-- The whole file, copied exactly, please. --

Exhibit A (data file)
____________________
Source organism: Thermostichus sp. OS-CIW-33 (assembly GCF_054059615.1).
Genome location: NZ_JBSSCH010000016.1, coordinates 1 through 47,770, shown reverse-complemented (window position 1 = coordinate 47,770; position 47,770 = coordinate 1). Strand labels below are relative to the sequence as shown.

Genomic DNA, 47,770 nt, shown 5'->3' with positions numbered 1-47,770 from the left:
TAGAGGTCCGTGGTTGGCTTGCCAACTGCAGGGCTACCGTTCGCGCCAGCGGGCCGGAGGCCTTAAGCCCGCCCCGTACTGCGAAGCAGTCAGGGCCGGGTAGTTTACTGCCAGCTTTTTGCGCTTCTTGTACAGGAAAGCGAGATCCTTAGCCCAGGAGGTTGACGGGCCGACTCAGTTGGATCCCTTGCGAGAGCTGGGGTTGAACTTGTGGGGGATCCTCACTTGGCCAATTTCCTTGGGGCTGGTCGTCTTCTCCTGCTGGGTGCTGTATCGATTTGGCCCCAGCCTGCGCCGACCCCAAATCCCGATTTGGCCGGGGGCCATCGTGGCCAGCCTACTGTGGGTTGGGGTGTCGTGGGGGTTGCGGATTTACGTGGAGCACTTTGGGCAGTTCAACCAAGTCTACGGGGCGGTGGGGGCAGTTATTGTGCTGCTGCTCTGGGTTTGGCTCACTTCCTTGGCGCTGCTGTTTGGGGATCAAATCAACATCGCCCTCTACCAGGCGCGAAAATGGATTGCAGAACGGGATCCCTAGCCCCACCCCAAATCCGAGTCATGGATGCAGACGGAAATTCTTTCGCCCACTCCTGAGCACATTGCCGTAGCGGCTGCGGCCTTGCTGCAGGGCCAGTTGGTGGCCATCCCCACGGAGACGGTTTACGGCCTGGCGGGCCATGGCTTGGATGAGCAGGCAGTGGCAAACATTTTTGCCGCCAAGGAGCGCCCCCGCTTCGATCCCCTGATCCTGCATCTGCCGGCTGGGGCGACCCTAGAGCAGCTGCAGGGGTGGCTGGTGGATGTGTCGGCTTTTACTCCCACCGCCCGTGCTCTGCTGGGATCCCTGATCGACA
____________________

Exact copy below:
Source organism: Thermostichus sp. OS-CIW-33 (assembly GCF_054059615.1).
Genome location: NZ_JBSSCH010000016.1, coordinates 1 through 47,770, shown reverse-complemented (window position 1 = coordinate 47,770; position 47,770 = coordinate 1). Strand labels below are relative to the sequence as shown.

Genomic DNA, 47,770 nt, shown 5'->3' with positions numbered 1-47,770 from the left:
TAGAGGTCCGTGGTTGGCTTGCCAACTGCAGGGCTACCGTTCGCGCCAGCGGGCCGGAGGCCTTAAGCCCGCCCCGTACTGCGAAGCAGTCAGGGCCGGGTAGTTTACTGCCAGCTTTTTGCGCTTCTTGTACAGGAAAGCGAGATCCTTAGCCCAGGAGGTTGACGGGCCGACTCAGTTGGATCCCTTGCGAGAGCTGGGGTTGAACTTGTGGGGGATCCTCACTTGGCCAATTTCCTTGGGGCTGGTCGTCTTCTCCTGCTGGGTGCTGTATCGATTTGGCCCCAGCCTGCGCCGACCCCAAATCCCGATTTGGCCGGGGGCCATCGTGGCCAGCCTACTGTGGGTTGGGGTGTCGTGGGGGTTGCGGATTTACGTGGAGCACTTTGGGCAGTTCAACCAAGTCTACGGGGCGGTGGGGGCAGTTATTGTGCTGCTGCTCTGGGTTTGGCTCACTTCCTTGGCGCTGCTGTTTGGGGATCAAATCAACATCGCCCTCTACCAGGCGCGAAAATGGATTGCAGAACGGGATCCCTAGCCCCACCCCAAATCCGAGTCATGGATGCAGACGGAAATTCTTTCGCCCACTCCTGAGCACATTGCCGTAGCGGCTGCGGCCTTGCTGCAGGGCCAGTTGGTGGCCATCCCCACGGAGACGGTTTACGGCCTGGCGGGCCATGGCTTGGATGAGCAGGCAGTGGCAAACATTTTTGCCGCCAAGGAGCGCCCCCGCTTCGATCCCCTGATCCTGCATCTGCCGGCTGGGGCGACCCTAGAGCAGCTGCAGGGGTGGCTGGTGGATGTGTCGGCTTTTACTCCCACCGCCCGTGCTCTGCTGGGATCCCTGATCGACA